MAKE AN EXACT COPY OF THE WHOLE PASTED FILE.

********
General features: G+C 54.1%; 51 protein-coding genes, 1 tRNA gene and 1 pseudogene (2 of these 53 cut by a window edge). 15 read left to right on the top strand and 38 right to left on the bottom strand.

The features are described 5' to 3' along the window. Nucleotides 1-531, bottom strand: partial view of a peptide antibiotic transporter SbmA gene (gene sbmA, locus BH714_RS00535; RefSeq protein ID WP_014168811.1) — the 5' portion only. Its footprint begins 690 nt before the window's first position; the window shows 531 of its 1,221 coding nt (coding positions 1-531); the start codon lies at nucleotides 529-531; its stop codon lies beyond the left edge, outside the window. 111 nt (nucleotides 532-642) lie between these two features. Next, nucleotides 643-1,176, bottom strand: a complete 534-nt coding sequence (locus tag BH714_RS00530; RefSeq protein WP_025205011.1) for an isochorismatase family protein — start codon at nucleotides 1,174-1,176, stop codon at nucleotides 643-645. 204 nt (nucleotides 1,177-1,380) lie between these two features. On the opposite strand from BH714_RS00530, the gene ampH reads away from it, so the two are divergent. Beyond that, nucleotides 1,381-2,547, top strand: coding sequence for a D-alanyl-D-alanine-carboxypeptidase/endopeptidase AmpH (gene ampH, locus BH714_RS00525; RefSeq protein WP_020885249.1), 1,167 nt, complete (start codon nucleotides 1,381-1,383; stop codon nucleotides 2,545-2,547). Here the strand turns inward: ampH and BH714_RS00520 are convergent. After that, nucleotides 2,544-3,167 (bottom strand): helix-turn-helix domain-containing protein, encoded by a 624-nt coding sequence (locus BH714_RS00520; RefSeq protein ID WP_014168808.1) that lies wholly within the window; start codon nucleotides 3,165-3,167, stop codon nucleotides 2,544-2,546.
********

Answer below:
General features: G+C 54.1%; 51 protein-coding genes, 1 tRNA gene and 1 pseudogene (2 of these 53 cut by a window edge). 15 read left to right on the top strand and 38 right to left on the bottom strand.

The features are described 5' to 3' along the window. Nucleotides 1-531, bottom strand: partial view of a peptide antibiotic transporter SbmA gene (gene sbmA, locus BH714_RS00535; RefSeq protein ID WP_014168811.1) — the 5' portion only. Its footprint begins 690 nt before the window's first position; the window shows 531 of its 1,221 coding nt (coding positions 1-531); the start codon lies at nucleotides 529-531; its stop codon lies beyond the left edge, outside the window. 111 nt (nucleotides 532-642) lie between these two features. Next, nucleotides 643-1,176, bottom strand: a complete 534-nt coding sequence (locus tag BH714_RS00530; RefSeq protein WP_025205011.1) for an isochorismatase family protein — start codon at nucleotides 1,174-1,176, stop codon at nucleotides 643-645. 204 nt (nucleotides 1,177-1,380) lie between these two features. On the opposite strand from BH714_RS00530, the gene ampH reads away from it, so the two are divergent. Beyond that, nucleotides 1,381-2,547, top strand: coding sequence for a D-alanyl-D-alanine-carboxypeptidase/endopeptidase AmpH (gene ampH, locus BH714_RS00525; RefSeq protein WP_020885249.1), 1,167 nt, complete (start codon nucleotides 1,381-1,383; stop codon nucleotides 2,545-2,547). Here the strand turns inward: ampH and BH714_RS00520 are convergent. After that, nucleotides 2,544-3,167 (bottom strand): helix-turn-helix domain-containing protein, encoded by a 624-nt coding sequence (locus BH714_RS00520; RefSeq protein ID WP_014168808.1) that lies wholly within the window; start codon nucleotides 3,165-3,167, stop codon nucleotides 2,544-2,546.